To date, a total of Rs. 49,414 crores has been collected, Odisha being the highest contributor (Rs. 13,336 crore) out of which only Rs. 23,751 has been spent on various projects.

A Shift In Powers

By a notification in July 2021, the Central Government ceased the powers given to the State Governments. It came in the wake of alleged fund diversion by the State governments.  Such a move became necessary because according to the Ministry of Mines, the DMF funds were being transferred to treasury or consolidated funds of State or State level funds or Chief Minister’s Relief fund.

 In March 2020 the Finance Ministry requested the States to use these funds at the District levels for medical purposes during the pandemic. However, this year the events took a drastic turn as the Centre took total control of the funds. This was marked by many as usurping of the fiscal powers given to the States by the Constitution.

Union Coal and Mines Minister have negated the claim. According to him, there was no infringement of power intended on part of the Centre. There has been a sluggish progress on the utilisation of funds, with not even half of it having been utilised. The speed of auction has also been slow, with only seven minefields being auctioned out of the one hundred and forty three unlocked in the past six years. The Centre has but only directed the States with regards to spending of the funds.

What does the Order actually say?

Sub-section (3) of section 9B of the Act already provided that the Central Government may give direction regarding the composition and utilization of DMF funds.

However, in light of the present circumstances where the Centre has noticed that a part of such funds is being transferred to the State funds, it is of the view that the very purpose of setting the funds at district levels has been defeated and there has been  a violation of provisions of the Act.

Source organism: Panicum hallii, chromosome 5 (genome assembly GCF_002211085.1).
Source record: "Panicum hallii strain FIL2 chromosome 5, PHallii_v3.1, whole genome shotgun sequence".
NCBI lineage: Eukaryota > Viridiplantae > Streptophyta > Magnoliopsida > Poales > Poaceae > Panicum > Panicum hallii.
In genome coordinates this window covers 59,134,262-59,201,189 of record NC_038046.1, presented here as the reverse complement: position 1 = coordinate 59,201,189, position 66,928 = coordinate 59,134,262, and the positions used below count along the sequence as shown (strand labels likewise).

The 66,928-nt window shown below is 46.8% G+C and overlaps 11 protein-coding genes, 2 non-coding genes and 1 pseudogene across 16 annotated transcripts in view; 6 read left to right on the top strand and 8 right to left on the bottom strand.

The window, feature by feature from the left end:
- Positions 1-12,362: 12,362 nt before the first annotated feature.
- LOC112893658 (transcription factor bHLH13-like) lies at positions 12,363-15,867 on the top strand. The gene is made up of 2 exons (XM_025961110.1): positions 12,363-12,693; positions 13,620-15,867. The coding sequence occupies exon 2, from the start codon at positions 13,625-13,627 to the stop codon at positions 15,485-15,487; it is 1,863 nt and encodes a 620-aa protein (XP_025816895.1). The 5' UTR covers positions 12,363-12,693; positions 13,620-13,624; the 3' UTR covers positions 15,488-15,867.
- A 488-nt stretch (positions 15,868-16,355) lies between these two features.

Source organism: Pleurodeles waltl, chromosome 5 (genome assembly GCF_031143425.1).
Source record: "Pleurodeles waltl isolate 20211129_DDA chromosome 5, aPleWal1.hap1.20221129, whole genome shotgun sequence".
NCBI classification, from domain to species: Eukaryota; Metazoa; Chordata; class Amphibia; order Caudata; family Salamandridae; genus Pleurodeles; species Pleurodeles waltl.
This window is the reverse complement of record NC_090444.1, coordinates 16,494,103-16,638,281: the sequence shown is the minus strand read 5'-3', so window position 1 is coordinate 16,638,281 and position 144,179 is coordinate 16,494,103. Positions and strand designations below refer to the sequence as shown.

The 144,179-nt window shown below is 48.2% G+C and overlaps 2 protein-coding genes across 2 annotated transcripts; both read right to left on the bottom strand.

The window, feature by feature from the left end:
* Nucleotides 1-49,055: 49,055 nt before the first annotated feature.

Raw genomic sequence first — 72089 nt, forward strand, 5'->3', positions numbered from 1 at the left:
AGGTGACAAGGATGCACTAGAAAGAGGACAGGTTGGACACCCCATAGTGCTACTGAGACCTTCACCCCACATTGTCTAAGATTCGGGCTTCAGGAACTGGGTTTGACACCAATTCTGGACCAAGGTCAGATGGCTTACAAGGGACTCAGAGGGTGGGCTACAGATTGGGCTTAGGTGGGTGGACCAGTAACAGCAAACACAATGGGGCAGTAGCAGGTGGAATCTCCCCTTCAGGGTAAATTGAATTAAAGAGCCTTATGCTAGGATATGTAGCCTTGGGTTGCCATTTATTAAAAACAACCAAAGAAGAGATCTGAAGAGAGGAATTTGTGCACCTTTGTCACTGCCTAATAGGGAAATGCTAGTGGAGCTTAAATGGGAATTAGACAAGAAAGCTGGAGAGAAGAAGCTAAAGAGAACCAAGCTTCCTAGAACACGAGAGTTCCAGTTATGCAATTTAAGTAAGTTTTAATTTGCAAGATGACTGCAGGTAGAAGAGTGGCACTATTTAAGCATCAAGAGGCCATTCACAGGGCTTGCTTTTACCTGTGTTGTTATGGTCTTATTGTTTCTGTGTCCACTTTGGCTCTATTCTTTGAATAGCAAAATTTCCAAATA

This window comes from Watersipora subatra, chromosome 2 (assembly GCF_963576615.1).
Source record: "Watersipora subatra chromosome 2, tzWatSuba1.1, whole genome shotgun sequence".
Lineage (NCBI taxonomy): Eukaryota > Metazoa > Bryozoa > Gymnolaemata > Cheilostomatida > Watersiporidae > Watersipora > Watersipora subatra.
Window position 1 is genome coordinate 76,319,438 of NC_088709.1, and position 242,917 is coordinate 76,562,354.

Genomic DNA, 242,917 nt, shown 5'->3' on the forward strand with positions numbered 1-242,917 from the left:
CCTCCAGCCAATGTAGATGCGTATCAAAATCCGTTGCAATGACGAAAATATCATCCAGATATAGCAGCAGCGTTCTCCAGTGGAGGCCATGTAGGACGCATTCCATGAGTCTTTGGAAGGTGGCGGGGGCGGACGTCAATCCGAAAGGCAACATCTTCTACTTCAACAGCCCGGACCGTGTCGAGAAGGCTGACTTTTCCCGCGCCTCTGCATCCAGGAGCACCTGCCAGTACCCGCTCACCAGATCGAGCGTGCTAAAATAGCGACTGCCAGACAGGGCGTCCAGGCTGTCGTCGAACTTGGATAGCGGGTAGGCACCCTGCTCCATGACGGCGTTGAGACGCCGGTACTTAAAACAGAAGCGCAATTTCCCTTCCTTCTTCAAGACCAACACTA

Thus, exercising its powers under section 9B(3), the Central Government directed—

• The States have to strictly adhere to the provisions of section 9B while utilizing the DMF funds.

• The funds under no circumstances should be transferred to other funds and schemes.

• The State Governments and other State Level agencies are forbidden to sanction or approve any expenditure out of the District Mineral Foundations funds.

A Concluding note- was such a direction justified?

While the first two directions, viz. the strict adherence to section 9B and non-diversion of funds can be said to be legally justified, the question remains regarding the third direction. According to the MMDR (Amendment) Act, 2015, it is the States that shall establish the District Mineral Foundations in the first place. The Constitution grants separation of powers between the Union and the States. State Governments are deemed to have more knowledge about the local demands and other local conditions. True, that the funds have suffered dilatory implementation under the State Governments. Nevertheless, a structural flaw in the fiscal responsibility of the States and the Centre cannot be entertained through this order that directs total control of DMF funds by the Union Government.